“Henry, he’s not going to break,” Abigail laughed as she gently pushed baby Abraham closer to Henry’s chest. With the way Henry was holding him, one would think he thought he was a bomb ready to detonate.
“I know,” Henry replied. Though he still held Abe with great care, “But now that he’s officially adopted, I just want to make sure…”
“Nothing happens to him?” Abigail finished his thought. Henry let out a long sigh and relaxed a bit on his hold on Abe. Meanwhile, the wide-eyed infant was entertaining himself by playing with Henry’s face.
“He’s going to be all right, Henry,” Abigail assured him.
“He’ll be amazing,” Henry agreed with a smile.
“That’s it, Abe,” Henry was on his knees, arms spread out in front of him. Abe was now almost a year and a half. Currently he was standing in front of Abigail’s lap. She had her hands hovering around him just in case he fell.
Little Abe took a tentative step forward, wobbling slightly. Abigail’s hands moved with him, a smile cemented on her face.
“Come on, Abe,” Henry stretched his hands out further, wiggling his fingers. An infant giggle left Abe’s lips before he took quick steps right into his father’s lap. Abigail and Henry let out whoops of joy and Abe had a look of pride on his young face.
“Our little boy’s already walking,” Abigail beamed as she stroked his face.
Abe had a grip on Henry’s lapel, still standing in his lap, “Yes, he’s growing up beautifully.”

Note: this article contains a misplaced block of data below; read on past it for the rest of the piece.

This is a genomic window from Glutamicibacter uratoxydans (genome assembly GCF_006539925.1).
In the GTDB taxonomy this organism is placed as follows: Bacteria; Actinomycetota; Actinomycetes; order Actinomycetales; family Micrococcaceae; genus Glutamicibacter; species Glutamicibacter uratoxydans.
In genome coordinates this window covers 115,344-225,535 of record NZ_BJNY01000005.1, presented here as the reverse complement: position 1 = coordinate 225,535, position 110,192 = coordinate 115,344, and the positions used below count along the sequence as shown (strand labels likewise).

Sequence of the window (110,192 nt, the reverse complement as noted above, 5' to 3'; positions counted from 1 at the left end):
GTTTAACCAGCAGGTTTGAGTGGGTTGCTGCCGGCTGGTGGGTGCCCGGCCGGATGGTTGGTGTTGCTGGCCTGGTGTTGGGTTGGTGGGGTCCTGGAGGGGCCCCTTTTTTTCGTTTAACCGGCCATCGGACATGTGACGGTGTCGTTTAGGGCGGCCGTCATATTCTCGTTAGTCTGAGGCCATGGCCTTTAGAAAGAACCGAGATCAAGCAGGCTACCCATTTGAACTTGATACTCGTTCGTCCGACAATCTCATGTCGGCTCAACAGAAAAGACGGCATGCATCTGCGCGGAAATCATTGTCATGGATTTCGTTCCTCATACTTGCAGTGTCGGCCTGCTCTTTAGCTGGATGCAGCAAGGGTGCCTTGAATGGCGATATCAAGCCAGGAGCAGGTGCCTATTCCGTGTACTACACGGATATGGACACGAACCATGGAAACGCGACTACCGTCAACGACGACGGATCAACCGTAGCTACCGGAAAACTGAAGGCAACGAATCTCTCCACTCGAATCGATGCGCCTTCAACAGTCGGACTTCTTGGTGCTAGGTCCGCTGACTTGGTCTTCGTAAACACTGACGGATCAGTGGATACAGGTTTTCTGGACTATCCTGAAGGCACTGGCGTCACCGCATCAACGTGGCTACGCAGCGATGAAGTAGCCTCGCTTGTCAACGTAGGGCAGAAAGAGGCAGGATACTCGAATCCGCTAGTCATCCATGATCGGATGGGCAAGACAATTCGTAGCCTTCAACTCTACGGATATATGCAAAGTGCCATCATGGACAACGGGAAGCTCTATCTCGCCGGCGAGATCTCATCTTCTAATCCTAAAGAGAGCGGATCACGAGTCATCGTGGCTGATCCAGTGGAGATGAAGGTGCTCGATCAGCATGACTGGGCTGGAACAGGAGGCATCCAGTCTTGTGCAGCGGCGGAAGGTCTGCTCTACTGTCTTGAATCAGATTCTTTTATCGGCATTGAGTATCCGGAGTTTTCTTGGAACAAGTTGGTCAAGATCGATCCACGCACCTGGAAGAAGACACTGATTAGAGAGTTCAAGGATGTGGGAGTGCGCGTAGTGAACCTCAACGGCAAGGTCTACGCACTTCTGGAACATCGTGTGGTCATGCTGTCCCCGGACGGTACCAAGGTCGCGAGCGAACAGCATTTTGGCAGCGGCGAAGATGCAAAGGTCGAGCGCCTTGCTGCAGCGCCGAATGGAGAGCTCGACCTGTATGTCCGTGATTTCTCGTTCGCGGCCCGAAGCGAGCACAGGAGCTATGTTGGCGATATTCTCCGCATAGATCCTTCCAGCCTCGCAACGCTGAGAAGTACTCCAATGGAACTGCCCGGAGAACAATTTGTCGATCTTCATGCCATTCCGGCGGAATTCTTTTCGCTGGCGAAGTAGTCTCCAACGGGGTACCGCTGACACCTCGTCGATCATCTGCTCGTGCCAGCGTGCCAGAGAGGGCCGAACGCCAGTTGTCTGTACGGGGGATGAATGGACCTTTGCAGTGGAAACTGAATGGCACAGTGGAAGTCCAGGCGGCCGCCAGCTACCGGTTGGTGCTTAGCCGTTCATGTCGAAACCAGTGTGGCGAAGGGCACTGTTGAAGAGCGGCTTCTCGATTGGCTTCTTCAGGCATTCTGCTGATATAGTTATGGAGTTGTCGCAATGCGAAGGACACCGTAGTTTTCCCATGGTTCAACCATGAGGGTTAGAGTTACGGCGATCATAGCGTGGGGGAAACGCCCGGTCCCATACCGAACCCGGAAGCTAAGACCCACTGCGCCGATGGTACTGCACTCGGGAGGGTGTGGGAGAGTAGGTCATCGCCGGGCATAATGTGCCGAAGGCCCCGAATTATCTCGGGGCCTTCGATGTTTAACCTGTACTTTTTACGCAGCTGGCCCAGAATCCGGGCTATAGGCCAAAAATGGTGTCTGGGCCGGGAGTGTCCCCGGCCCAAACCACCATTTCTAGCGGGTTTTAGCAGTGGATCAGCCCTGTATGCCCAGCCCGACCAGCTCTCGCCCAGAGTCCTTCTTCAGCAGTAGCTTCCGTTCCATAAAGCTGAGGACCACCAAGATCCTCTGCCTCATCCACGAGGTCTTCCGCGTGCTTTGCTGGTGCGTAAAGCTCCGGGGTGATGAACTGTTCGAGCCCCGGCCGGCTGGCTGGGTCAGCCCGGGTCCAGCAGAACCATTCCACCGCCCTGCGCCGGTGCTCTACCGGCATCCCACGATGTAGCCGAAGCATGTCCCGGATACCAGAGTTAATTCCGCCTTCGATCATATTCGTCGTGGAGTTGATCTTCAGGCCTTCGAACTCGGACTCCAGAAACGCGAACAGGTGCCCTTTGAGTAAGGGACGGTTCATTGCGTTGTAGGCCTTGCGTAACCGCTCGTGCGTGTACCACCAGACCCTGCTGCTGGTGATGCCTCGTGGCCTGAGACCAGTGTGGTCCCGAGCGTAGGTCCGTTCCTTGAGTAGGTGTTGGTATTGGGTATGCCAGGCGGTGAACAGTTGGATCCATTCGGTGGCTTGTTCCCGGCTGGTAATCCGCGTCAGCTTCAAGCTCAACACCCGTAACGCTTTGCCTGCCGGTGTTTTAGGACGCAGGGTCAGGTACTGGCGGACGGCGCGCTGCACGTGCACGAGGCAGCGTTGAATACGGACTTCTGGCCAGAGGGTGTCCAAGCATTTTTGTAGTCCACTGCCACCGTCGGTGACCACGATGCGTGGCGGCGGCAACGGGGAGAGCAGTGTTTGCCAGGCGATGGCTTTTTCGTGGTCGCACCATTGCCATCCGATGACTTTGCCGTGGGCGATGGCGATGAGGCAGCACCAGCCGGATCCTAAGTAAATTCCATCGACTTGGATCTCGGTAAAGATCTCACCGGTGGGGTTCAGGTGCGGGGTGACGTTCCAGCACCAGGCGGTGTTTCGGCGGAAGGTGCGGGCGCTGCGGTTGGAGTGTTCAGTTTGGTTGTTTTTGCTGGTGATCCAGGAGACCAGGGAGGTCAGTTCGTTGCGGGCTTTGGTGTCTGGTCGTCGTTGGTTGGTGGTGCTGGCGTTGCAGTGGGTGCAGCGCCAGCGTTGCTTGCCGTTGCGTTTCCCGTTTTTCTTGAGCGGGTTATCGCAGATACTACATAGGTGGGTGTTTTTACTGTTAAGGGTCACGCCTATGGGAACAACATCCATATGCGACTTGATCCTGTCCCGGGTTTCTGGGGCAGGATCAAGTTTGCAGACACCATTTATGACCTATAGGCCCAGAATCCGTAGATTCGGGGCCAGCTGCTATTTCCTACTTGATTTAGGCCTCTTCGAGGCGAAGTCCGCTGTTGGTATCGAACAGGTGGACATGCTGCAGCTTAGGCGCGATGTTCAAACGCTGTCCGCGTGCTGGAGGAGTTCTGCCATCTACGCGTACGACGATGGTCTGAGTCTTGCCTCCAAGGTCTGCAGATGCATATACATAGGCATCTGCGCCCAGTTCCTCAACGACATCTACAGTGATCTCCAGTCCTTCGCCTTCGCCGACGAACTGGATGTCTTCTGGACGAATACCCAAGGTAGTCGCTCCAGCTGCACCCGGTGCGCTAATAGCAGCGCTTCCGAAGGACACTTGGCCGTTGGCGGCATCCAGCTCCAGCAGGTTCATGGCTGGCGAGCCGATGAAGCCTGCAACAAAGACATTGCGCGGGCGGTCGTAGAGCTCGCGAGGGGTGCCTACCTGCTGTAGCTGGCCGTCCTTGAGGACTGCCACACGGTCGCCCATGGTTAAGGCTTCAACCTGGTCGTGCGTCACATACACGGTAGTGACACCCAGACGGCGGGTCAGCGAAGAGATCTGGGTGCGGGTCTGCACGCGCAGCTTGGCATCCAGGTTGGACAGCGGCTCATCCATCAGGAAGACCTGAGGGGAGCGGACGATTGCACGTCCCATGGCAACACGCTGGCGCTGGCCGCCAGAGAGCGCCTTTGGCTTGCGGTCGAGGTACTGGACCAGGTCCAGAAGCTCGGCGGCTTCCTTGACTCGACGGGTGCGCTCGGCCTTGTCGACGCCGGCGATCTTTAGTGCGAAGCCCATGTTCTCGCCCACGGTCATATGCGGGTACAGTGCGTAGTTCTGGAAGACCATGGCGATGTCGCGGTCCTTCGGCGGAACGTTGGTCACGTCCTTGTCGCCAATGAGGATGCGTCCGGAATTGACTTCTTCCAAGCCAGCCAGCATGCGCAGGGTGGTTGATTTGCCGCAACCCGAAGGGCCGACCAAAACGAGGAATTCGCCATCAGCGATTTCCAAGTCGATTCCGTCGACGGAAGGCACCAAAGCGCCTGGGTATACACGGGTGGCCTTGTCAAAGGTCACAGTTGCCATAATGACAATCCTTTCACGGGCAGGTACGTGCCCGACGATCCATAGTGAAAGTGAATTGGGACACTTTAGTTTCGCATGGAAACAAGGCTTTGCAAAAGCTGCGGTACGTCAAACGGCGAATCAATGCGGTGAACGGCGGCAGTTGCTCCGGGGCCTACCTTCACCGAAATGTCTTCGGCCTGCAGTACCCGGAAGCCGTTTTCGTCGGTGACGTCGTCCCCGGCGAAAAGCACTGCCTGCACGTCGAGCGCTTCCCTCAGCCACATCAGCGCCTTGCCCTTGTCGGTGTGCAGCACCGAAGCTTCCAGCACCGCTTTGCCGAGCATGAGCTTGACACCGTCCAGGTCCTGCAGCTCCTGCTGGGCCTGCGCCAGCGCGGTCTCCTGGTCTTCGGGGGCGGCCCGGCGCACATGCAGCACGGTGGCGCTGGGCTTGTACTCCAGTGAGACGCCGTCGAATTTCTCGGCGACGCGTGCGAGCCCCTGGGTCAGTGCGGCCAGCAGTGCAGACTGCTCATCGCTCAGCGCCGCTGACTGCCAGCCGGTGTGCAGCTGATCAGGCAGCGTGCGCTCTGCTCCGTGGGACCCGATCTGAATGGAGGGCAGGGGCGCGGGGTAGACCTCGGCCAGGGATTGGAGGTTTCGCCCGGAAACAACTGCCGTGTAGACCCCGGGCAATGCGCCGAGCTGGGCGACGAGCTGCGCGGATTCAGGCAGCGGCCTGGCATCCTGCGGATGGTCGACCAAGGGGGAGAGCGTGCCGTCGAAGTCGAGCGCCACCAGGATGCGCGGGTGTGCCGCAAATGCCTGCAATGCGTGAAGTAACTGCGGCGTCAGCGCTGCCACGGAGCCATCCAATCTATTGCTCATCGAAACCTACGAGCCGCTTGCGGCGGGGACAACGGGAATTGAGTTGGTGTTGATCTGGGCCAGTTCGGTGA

“Daddy, I can do it myself,” Abe swatted his father’s hands away. Henry stood up, looking down at Abe putting on his shoes.
“It’s just a big day today, Abraham,” Henry sat on Abe’s bed, “It’s your very first day of school.”
“And I’m gonna be the bestest guy there,” Abe finished putting on his shoes and stood up with his hands on his hips.
“You might be the most oddly dressed,” Henry quipped with a barely concealed grin. Abe had put on two different color socks and his shoes on the opposite feet.
“Huh?” Abe wasn’t following.
“Please, let me help,” Henry was now on his knees to be eye-level with his son.
“Fine,” Abe let out a long exasperated sigh as if letting his father help him was the biggest thing he’d ever do for his dad.
Henry got to work on fixing his son’s outfit. Abe looked up at his father picking out matching socks from his dresser, “Is Mommy going to come?”
“She’s going to try her hardest,” Henry turned around with matching white socks, “You know when she has to work late she can’t always make it to things.”